Oak Knoll Earns Third-Consecutive AP Computer Science Female Diversity Award

For the third-consecutive year, Oak Knoll School of the Holy Child has earned the College Board AP® Computer Science Female Diversity Award for expanding girls’ access to AP Computer Science.

The award acknowledges 1,119 schools for their work toward equal gender representation during the 2019-20 school year — nearly 37 percent more than the 818 schools recognized last year.

Oak Knoll is one of only 56 schools to be recognized for achieving this result in both AP Computer Science A and Computer Science Principles courses for 2020.

Overall, research shows that female students who take AP Computer Science are more likely to major in computer science in college compared with matched peers.

Providing female students with access to computer science courses is necessary to ensuring gender parity in the industry’s high-paying jobs and to drive innovation, creativity, and representation. The median annual wage for computer and information technology occupations was $88,240 in May 2019. However, a code.org analysis of 2017 Bureau of Labor Statistics data finds women represent just 24 percent of the 5 million people in computing occupations.

Through diversifying computer science education, schools including Oak Knoll are preparing its females students for the high-paying, in-demand jobs of the future and giving them the opportunity to solve some of society’s most challenging problems.

Danielle Coiro, Oak Knoll Upper School computer science teacher, said there is an underrepresentation of women in high school, college, and graduate school programming classes and in the work force.

“In my own personal experience in college, it was very common for me to either be the only girl or one of few in a computer programming class,” said Coiro. “This type of atmosphere can be intimidating for someone just starting out in programming. So, it is helpful for girls to be exposed to programming earlier on (elementary, middle, high school) when the environment is comfortable and nurturing, especially in the all-girls’ setting we have. This way if they choose to take the next step, they have already had the exposure to programming and can go into any setting with the confidence to succeed.”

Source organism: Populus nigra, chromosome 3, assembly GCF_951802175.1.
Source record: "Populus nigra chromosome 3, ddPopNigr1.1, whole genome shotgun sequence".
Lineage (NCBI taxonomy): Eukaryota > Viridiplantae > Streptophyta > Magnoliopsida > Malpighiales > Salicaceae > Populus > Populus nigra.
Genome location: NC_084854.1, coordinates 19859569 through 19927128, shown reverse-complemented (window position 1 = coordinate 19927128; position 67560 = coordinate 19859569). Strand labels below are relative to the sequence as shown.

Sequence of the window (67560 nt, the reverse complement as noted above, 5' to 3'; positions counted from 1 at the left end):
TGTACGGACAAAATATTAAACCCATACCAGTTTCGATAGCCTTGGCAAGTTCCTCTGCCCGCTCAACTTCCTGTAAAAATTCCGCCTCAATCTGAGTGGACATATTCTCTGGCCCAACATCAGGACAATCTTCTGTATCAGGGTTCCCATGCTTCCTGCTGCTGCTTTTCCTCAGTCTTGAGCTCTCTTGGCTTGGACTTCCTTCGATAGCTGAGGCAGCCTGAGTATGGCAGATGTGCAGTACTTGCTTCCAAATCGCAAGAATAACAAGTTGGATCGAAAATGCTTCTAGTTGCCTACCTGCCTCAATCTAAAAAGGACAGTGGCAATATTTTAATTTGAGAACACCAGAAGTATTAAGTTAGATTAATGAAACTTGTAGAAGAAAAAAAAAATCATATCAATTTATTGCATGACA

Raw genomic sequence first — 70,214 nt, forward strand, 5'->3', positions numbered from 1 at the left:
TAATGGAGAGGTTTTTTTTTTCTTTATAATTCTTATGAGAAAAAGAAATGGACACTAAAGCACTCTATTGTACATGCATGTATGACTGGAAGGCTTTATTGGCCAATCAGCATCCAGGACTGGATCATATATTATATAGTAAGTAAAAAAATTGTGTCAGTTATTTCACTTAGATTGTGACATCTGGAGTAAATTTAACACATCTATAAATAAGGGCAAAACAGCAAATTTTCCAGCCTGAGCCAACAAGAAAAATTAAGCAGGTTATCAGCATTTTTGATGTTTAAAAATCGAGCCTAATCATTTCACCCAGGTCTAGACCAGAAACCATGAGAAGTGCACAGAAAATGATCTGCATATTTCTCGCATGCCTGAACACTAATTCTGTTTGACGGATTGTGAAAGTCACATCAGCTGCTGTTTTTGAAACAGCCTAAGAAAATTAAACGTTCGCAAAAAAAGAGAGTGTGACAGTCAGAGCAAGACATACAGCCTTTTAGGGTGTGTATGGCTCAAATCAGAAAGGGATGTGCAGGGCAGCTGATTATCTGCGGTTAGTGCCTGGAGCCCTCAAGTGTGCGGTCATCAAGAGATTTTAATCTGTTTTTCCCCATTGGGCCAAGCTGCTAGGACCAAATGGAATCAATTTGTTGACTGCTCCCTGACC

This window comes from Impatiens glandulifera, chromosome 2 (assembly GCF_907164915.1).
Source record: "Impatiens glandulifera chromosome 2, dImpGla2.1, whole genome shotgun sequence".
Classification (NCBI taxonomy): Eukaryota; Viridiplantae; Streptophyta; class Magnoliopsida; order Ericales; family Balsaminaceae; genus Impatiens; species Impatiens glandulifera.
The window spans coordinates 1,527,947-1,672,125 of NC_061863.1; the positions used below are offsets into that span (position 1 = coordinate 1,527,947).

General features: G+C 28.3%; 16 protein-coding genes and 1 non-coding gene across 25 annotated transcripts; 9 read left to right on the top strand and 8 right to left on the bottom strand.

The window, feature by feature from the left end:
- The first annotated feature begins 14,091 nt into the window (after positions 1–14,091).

Oak Knoll senior Jodie De Jesus ’21, currently enrolled in AP Computer Science A, is particularly interested in the problem-solving aspect of coding,

“I’m grateful to experience classes like this one at Oak Knoll,” she said. “It’s so inspiring and empowering to be surrounded by girls and taught by female teachers who are all equally as passionate about STEM and computer science as I am.”

Paula Sefia ’22 has wanted to take a computer science class at Oak Knoll ever since her freshman year in high school. Now enrolled in AP Computer Science Principles at Oak Knoll, Sefia loves what the course has to offer.

“Oak Knoll’s curriculum prepares young women to pursue a career in computer science, if they choose to do so, by teaching the fundamentals of coding in a fun and interactive way,” she said.

Earlier this school year, Sefia snagged a first place award in a local Hackathon, designed to inspire students, especially girls, to work collaboratively and improve their programming skills by building a functional product in one day.

Click here for more information about Oak Knoll School’s Computer Science program.

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